The belated summer blouse: Burdastyle 06/2016 # 118

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Oops, it is already November and I still have a couple of unblogged summer garments. It has been a bit quiet here for the past few months. I am in the middle of completing my dissertation and spending time on blog posts seems a bit frivolous at the moment. Writing this dissertation has become such a long-drawn-out process and even though I can see the light at the end of the tunnel, there is still so much work left to do. Nevertheless, now that I have finished a particularly difficult chapter, I feel that I can spare some time to write a blog post!

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This fabric is difficult to photograph and the colours tend to look different in each picture.

As autumn is in full swing, doing a round-up of my summer sewing seems a bit out of season. Instead, I will show you something I completed recently. Yes, I am still sewing, because that is how I keep my sanity! Of all the fabrics I bought in the first half of this year, I was most eager to use this vintage mystery fabric I found at the thrift store. At first I thought it was a cotton blend, but after handling and sewing it, I think it must at least be part rayon/viscose. It is lightweight with a nice drape, so a loose-fitting blouse seemed to be the best option.

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Burdastyle 06/2016 #118 (source: Burdastyle.com). I omitted the side vents.

As soon as I saw the short sleeve blouse in the June issue of Burdastyle, I knew I had found my pattern. The puff sleeves, peter pan collar and back yoke give off a vintage vibe that seems to match the fabric well. Over the past few years, I have barely sewn from recent Burdastyle issues, so this was a nice change of pace. Nowadays, when the magazine contains just one or two patterns I can image sewing up, I wait until I can borrow it at the library.

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I had trouble adjusting the colours and figured I might as well remove them altogether. I find it quite interesting to see what the fabric looks like in black and white.

This pattern calls for 1.70m of 140cm wide fabric (without pattern matching), but I managed to squeeze it out of 1.75m of 90cm wide fabric with only a couple of very small scraps left. I did have to cut the under collar and inside yoke on the cross-grain, but both are interfaced and not visible on the outside, so it hardly makes any difference. Less fortunate is that I had to shorten the blouse with a couple of centimeters, I really wish it was a bit longer, especially in the front!

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For the most part this blouse was a breeze to construct: only two darts, no collar stand, no sleeve vents, no cuffs. The only thing that threw me off was the construction of the concealed button closure. Burdastyle has you cut a separate placket for the buttonholes, but the instructions on how to attach it were not that clear to me. After trying several ways and failing to achieve a neat finish, I just – very gently – ripped it off. It was not the main feature that attracted me to the pattern and changing it into an ordinary closure gave me an opportunity to use some pretty buttons.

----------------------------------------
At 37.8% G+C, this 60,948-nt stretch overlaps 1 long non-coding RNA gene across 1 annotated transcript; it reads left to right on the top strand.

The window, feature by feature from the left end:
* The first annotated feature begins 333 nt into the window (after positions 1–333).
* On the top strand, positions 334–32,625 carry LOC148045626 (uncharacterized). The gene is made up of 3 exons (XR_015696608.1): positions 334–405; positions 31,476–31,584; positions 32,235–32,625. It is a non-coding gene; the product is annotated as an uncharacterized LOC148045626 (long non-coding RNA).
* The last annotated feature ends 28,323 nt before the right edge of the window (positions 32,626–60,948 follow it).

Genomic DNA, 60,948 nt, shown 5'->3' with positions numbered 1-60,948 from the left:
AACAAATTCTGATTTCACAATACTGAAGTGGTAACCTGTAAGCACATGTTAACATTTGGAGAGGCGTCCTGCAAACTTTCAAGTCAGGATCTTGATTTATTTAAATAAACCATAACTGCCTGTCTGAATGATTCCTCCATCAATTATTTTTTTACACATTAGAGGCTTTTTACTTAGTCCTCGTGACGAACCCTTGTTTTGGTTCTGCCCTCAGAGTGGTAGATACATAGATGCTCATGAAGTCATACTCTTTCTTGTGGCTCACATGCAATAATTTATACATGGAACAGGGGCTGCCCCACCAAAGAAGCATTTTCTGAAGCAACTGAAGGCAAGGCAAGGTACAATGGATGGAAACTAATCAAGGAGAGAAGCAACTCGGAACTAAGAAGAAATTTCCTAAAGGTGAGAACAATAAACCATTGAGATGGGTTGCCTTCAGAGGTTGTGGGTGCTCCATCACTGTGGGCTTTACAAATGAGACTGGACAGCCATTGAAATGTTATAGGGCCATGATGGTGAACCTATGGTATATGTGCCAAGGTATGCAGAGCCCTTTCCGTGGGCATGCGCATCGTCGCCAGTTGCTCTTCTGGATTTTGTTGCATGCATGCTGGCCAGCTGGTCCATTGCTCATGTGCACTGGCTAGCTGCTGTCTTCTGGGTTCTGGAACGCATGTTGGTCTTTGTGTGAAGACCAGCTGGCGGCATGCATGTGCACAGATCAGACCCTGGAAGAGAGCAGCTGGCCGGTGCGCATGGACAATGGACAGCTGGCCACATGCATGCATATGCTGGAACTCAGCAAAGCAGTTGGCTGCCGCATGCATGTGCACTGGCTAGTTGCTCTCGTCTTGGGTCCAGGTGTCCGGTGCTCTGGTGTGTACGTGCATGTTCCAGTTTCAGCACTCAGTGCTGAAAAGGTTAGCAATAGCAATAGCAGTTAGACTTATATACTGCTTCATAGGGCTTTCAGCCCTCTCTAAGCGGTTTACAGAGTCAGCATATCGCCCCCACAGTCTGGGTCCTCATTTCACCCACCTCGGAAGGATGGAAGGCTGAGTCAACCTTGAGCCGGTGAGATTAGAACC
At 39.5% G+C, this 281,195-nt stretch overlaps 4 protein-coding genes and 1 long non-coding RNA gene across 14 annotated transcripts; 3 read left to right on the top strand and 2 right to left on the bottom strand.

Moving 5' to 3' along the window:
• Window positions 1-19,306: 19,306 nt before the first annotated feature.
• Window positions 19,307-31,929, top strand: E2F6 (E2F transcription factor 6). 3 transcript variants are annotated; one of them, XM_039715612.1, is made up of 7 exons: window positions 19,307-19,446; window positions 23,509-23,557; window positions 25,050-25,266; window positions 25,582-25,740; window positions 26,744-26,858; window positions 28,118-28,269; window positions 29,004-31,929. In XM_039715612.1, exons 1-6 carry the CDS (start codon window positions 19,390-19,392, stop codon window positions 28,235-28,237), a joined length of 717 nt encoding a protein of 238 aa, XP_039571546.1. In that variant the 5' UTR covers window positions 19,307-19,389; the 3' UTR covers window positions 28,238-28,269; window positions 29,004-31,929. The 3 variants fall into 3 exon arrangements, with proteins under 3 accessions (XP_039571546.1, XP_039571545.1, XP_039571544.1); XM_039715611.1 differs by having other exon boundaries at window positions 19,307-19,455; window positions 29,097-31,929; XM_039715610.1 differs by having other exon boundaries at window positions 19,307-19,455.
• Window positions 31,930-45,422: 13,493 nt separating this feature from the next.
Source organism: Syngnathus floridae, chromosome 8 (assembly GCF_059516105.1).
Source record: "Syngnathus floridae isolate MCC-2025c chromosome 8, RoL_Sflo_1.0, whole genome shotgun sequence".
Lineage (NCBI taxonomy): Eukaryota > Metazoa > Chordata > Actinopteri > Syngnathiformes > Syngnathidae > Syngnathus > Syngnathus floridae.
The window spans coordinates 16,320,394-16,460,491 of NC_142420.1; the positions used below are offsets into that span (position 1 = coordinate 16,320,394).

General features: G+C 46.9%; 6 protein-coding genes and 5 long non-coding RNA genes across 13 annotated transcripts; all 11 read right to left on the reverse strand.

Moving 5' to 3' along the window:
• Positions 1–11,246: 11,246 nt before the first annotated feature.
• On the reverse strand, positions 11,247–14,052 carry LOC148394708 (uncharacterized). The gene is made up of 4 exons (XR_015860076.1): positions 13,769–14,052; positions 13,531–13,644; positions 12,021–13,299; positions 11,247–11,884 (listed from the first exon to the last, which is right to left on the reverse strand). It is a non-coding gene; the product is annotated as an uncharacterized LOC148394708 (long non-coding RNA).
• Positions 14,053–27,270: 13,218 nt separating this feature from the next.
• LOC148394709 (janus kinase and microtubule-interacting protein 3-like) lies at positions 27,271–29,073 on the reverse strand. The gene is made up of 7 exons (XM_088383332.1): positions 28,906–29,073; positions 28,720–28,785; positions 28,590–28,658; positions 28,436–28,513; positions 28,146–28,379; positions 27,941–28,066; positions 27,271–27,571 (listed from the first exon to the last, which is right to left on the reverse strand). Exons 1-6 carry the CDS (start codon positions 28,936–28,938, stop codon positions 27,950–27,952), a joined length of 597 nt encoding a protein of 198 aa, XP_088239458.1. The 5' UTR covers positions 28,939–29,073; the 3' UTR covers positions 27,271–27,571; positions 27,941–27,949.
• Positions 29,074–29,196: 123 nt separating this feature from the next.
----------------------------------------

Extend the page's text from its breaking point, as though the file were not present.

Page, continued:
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This was my first time using spray starch to stabilize fabric. I tend to sew with thicker and less shifty fabric and I found that the spray starch made the rayon much easier to handle. The fabric frays a lot, so I used French seams wherever i could. The inner yoke/facing encloses the back and shoulder seams, which looks very neat. Admittedly, some buttonholes turned out less than perfect, because I forgot to use interfacing (I had interfaced the separate button placket and managed to get nice buttonholes on that one, so that was a bit of a bummer).

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Both of Burdastyle’s photographs in the magazine show the blouse from the front and tucked into shorts, which makes it difficult to assess the overall fit. As usual, I cut a size 40, which tends to fit me best around the shoulders and sleeves. On fitted garments, often have to do a full bust adjustment, but because this blouse seemed so roomy, the only adjustment I made was lowering the bust dart a couple of centimeters.

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As it turnes out, however, most of the width is in the back of the blouse, while the front is fairly fitted around the shoulders and bust. Needless to say, the blouse ended up shorter in the front than in the back, although I am not sure this can be attributed to the absence of the FBA only. It does not bother me too much and I suppose it could pass as a design feature.

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In this photograph the blouse seems more fitted. I suppose static photographs do not do justice to the drapey fabric, which probably looks better in motion.

My goal was to make a breezy blouse that could be worn in summer with slim fit pants, possibly unbuttoned over a camisole. Perhaps it could even function as a crop top, with the lower front halves tied together. As summer is still far, far away, I might start wearing it tucked into a skirt underneath a cardigan. The fabric’s colours work in any season and could add some much needed brightness to my winter wardrobe.

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Materials and cost
Fabric: vintage rayon(?), bought for 50 Sek at a charity shop (Myrorna)
Plastic buttons: salvaged from old cardigan

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One thought on “The belated summer blouse: Burdastyle 06/2016 # 118

  1. Pingback: Return of the black velvet pants: vol. II – IrisArctica

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